Lexi, Lindenhurst, NY, 2012 by Ilona Szwarc
Gillian, New York, NY, 2011 by Ilona Szwarc
Maya and Leeyla, Northport, NY, 2011 by Ilona Szwarc
Jenna, Groveland, MA, 2011 by Ilona Szwarc
Tiffani-Amber, Lido Beach, NY, 2011 by Ilona Szwarc
Ilona Szwarc was born and raised in Warsaw, Poland. In 2008, she immigrated to New York City, where she currently lives and works.
Her work examines gender, identity and beauty in the context of American culture.
Szwarc has had a solo exhibition at Claude Samuel gallery in Paris and has been shown in group shows internationally - in London, Bilbao and New York. Her work has been featured in numerous publications worldwide including TIME, The Sunday Times Magazine, The Telegraph Magazine, Surface China, PDN. She has won PDN 2012 Annual in the Personal Category and has been awarded Grand Prize in the Fine Art category of the PDNedu 2013 contest. She been selected for American Photography 28.
Her project "American Girls" has received worldwide recognition, having been highlighted in The New York Times Lens Blog, MSNBC Today.com and The Huffington Post.
American Girls is a series of portraits of girls in United States who own American Girl dolls. When I first came to US the phenomenon of the American Girl doll immediately caught my attention. Photographically it was a beautiful image - girls with their sculptural representations, their twins, their avatars. I realized that their design embodies contemporary cultural values. They were conceived to be anti-Barbie toys modeled after a body of a nine year old.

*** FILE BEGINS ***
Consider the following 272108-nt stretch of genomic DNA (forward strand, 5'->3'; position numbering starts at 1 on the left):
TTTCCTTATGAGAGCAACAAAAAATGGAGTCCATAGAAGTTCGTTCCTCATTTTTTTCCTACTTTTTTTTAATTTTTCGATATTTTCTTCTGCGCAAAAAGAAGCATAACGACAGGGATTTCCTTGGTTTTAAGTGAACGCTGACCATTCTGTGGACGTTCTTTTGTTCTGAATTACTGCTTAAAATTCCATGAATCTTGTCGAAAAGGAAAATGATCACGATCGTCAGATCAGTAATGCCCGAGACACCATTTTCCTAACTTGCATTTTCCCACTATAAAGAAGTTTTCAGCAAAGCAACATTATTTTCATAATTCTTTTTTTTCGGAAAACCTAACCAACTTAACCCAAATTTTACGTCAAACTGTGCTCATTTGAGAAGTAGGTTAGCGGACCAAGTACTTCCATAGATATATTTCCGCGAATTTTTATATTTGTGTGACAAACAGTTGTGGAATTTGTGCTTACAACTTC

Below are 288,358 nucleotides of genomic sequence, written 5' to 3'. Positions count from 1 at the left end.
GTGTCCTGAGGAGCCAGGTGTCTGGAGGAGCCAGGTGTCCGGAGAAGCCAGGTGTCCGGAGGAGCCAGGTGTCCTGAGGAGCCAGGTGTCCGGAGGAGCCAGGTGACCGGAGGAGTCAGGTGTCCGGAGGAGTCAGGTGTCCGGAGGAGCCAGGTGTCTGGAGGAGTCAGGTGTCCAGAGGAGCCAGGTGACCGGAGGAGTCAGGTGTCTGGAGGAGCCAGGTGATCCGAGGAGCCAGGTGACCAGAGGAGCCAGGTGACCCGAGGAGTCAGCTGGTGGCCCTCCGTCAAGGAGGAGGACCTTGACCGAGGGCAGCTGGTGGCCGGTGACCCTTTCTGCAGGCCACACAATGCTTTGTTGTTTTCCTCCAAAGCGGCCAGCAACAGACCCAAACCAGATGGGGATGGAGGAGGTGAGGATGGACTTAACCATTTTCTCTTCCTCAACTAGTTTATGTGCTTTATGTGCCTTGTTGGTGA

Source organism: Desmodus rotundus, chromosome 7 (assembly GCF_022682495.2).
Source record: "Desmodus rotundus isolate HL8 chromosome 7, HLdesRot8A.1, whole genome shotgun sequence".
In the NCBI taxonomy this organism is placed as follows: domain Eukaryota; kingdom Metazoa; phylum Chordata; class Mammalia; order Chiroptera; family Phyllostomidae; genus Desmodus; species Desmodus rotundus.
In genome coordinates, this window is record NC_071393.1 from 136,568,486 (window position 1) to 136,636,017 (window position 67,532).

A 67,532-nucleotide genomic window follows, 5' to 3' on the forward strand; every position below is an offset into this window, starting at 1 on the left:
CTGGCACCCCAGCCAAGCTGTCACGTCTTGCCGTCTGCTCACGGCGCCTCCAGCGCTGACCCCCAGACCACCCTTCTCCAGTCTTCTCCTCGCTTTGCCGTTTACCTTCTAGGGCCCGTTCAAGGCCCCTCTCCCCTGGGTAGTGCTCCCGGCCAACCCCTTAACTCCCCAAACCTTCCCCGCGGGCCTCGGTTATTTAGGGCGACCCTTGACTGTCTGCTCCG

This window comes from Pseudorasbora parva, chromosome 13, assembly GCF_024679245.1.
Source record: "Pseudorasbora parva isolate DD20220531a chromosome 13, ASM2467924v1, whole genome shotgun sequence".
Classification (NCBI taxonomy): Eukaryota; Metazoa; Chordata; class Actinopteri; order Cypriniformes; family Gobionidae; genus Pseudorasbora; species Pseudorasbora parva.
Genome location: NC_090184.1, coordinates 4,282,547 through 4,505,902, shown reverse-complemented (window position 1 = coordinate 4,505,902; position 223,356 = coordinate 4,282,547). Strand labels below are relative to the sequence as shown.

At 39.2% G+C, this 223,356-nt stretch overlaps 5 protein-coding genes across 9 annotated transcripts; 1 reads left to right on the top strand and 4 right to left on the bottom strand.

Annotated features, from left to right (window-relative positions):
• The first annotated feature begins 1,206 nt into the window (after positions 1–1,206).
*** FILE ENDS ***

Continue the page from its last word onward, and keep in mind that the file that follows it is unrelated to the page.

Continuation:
Each doll can be customized to look exactly like its owner, yet all of them really look the same. American Girl dolls offer an illusion of choice therefore an illusion of individuality. Despite they play a crucial role for girls in a moment when they are forming their identity. With a wide variety of miniature accessories, a doll hospital, a doll hair salon with personal stylists they are perhaps the most luxurious toys ever invented.
American Girl product defines and categorizes American girls - future American women and that fact raises important questions about who gets represented and how. Branding behind the doll perpetuates domesticity and traditional gender roles. I examine how culture and society conditions gender and how it invents childhood. Gender becomes a performance that is again mirrored in the performance of my subjects for the camera.